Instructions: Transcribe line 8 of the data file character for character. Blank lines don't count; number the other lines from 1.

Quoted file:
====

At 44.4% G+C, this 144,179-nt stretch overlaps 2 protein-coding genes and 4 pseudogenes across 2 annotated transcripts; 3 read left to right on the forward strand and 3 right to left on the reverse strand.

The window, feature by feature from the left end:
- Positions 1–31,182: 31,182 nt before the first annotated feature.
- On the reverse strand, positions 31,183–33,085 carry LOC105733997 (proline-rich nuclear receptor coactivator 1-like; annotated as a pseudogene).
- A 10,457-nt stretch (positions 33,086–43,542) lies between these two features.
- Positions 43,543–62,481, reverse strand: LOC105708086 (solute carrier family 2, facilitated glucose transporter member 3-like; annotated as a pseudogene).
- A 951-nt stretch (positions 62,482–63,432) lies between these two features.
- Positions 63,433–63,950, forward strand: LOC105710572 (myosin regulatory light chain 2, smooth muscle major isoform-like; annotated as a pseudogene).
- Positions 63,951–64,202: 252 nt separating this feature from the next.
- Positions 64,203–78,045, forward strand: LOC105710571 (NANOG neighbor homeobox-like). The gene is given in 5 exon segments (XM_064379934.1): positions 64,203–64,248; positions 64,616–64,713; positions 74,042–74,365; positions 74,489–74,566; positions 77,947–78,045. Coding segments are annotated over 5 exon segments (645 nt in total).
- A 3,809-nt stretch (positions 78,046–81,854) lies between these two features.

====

- Positions 63,433–63,950, forward strand: LOC105710572 (myosin regulatory light chain 2, smooth muscle major isoform-like; annotated as a pseudogene).